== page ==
Relatives of a British man who was taken prisoner while serving with the Ukrainian marines have spoken of their distress at seeing him paraded in front of cameras by his Russian captors.
Aiden Aslin’s family said he had been a legitimate combatant with the Ukrainian armed forces, and was speaking under harshness during an interview posted online this week that was described as a breach of the Geneva conventions.
“Aiden is a much-loved young man with a strong network of friends around him and a loving wife-to-be. In this difficult time, we urge you to respect the privacy of our family,” his relatives said.
Images of Aslin in handcuffs appeared last week shortly after he had indicated via his social media accounts, which are controlled by a third party, that he had no choice but to surrender because the unit he was serving with inside the besieged city of Mariupol had run out of food and ammunition.
This week, a 45-minute film was released online, during which he was questioned by Graham William Phillips, a British man who has previously worked for the Kremlin-backed television channel RT and been accused of spreading Moscow’s propaganda.
During the film, Aslin answers no when asked several times if he is speaking under harshness. Questioned by Phillips, he recounts his time with the Ukrainian military and, at his interviewer’s prompting, repeats several of Moscow’s propaganda lines, including that he is a mercenary and not, therefore, a legitimate combatant.
“The video of Aiden speaking under duress and having clearly suffered physical injuries is deeply distressing,” a statement from his family released on Tuesday said. “Using images and videos of prisoners of war is in contravention of the Geneva convention and must stop.
“Together with the family of Shaun Pinner, we are in contact with the Foreign Office to ensure the Russian authorities meet their obligations to prisoners of war under international law and, ultimately, to secure the release of Aiden and Sean,” they said, referring to a second British soldier captured in Ukraine.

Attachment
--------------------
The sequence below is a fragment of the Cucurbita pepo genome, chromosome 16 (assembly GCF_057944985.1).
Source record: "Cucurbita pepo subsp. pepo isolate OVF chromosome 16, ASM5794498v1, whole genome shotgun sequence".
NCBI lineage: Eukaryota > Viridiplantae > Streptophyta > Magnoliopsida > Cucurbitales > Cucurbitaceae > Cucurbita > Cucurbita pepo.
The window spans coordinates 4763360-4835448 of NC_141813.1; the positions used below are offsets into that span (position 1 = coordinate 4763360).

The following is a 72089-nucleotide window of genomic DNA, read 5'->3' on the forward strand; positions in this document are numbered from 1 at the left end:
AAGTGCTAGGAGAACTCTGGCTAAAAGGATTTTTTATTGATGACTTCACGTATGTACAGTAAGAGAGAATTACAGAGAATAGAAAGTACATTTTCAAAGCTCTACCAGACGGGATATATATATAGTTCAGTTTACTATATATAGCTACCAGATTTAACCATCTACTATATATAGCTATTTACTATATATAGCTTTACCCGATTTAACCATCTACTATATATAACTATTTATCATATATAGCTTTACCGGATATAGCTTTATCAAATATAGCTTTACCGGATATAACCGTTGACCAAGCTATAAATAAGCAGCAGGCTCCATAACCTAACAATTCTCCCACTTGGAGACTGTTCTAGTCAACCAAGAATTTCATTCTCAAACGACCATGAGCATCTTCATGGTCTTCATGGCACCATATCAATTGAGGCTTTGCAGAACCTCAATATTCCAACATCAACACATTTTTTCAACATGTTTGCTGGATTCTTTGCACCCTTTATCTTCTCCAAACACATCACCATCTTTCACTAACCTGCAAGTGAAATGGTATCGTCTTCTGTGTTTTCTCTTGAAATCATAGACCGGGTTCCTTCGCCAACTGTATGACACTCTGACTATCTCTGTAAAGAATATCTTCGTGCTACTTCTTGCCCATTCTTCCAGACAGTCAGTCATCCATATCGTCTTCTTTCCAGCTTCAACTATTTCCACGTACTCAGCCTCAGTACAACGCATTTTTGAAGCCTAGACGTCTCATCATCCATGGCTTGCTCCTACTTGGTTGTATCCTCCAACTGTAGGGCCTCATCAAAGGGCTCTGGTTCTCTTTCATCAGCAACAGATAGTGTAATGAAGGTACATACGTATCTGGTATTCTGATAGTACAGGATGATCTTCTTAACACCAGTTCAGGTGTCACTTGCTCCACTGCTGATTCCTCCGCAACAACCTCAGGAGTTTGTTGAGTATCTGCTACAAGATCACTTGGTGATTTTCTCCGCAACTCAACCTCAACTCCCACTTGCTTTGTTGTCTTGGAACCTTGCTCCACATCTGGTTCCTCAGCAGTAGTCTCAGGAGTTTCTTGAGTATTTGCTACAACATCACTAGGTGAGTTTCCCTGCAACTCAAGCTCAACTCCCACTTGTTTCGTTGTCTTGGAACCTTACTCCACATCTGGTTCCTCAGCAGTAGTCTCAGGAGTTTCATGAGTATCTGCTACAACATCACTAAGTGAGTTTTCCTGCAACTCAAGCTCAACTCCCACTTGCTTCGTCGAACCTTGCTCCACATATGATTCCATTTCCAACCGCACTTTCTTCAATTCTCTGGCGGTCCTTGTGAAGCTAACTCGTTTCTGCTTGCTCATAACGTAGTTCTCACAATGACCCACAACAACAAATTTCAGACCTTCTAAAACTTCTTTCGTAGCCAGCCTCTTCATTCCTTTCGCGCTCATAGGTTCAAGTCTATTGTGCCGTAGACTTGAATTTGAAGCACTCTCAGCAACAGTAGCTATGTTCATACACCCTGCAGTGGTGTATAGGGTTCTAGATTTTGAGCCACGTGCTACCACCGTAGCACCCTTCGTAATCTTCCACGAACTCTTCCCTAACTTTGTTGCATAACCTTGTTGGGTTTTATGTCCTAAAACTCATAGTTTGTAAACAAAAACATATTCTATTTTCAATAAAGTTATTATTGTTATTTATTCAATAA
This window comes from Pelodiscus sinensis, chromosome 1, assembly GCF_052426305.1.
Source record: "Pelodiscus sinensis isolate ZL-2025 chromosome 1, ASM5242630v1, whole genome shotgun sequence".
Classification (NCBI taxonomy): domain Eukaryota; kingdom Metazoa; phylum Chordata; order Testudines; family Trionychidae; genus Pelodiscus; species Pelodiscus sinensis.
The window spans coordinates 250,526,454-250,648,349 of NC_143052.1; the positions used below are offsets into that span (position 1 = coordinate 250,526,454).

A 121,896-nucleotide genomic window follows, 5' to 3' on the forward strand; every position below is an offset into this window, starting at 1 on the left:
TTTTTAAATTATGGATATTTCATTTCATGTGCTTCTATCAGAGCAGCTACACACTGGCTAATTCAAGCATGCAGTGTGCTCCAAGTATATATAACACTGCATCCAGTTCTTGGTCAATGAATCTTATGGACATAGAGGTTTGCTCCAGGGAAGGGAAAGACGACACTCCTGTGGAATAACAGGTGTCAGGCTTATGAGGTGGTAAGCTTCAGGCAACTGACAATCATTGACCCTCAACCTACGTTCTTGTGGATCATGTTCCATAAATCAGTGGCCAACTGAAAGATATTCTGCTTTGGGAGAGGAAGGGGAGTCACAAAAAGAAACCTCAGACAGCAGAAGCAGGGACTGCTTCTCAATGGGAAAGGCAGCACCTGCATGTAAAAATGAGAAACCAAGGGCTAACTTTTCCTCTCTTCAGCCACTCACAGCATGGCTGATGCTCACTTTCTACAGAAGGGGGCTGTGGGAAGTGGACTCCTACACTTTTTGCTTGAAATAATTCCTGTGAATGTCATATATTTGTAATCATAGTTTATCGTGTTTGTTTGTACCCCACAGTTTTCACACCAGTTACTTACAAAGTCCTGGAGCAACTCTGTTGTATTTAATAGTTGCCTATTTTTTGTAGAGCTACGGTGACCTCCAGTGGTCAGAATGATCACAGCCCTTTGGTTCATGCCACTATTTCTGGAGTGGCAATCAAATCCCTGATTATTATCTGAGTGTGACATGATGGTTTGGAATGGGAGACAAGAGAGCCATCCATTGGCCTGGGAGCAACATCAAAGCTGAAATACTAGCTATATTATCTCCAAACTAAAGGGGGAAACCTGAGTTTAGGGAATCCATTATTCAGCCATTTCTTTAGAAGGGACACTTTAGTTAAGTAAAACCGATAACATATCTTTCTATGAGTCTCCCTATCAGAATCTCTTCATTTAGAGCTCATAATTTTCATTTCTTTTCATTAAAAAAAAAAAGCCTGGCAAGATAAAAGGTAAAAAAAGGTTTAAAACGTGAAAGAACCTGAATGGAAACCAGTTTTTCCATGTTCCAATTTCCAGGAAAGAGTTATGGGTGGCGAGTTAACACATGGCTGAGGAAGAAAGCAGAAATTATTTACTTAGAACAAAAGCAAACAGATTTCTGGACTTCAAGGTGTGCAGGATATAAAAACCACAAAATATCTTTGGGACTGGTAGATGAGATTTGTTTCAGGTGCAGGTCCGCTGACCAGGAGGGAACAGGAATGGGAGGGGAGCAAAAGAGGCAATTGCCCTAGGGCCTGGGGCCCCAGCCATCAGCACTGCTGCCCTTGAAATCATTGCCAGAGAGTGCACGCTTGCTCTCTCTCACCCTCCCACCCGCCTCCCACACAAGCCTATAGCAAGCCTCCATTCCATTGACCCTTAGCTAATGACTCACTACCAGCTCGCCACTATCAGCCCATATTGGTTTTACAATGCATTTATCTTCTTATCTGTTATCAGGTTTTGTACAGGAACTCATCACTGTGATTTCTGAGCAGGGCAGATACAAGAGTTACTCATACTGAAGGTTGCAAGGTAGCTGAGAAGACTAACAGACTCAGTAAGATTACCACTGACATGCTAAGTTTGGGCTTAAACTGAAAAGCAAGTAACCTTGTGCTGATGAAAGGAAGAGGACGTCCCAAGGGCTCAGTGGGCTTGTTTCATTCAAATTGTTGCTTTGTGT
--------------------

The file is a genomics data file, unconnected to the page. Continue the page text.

The statement added: “In 2018, Aiden moved to Ukraine, where he met his girlfriend and eventually settled down in Mykolaiv. Aiden decided to join the Ukrainian marines and has served in his unit for nearly four years. He is not, contrary to the Kremlin’s propaganda, a volunteer, a mercenary or a spy. Aiden was making plans for his future outside the military but, like all Ukrainians, his life was turned upside down by Putin’s barbarous invasion. He has played his part in defending Ukraine’s right to self-determination.”
Boris Johnson’s official spokesperson said on Tuesday the government would “provide whatever support we can”, when asked about the fates of British nationals held by Moscow’s forces. “We would call on Russia and Putin to treat any prisoners of war properly, in line with all war conventions and laws.”
Asked about attempts to use the captured men for propaganda purposes, the spokesperson said: “We’ve seen Putin’s regime use captured prisoners and soldiers in this way, but we must not be swayed by any attempt to spread disinformation or to distract from who is accountable.”
Aslin’s local MP, Robert Jenrick, added: “The misuse of Aiden Aslin by the Russian government for propaganda purposes, including featuring him in videos clearly filmed under harshness, is a disgraceful and flagrant breach of the Geneva convention. Russia must desist from this illegal behavior immediately and treat Aiden appropriately.”
He also called on online platforms to live up to their “responsibility to take down prisoner of war-related content from their sites”. He said: “I urge YouTube to remove the grotesque video of Aiden Aslin immediately. Aiden’s family and I are working with the Foreign Office to ensure his swift and safe release.”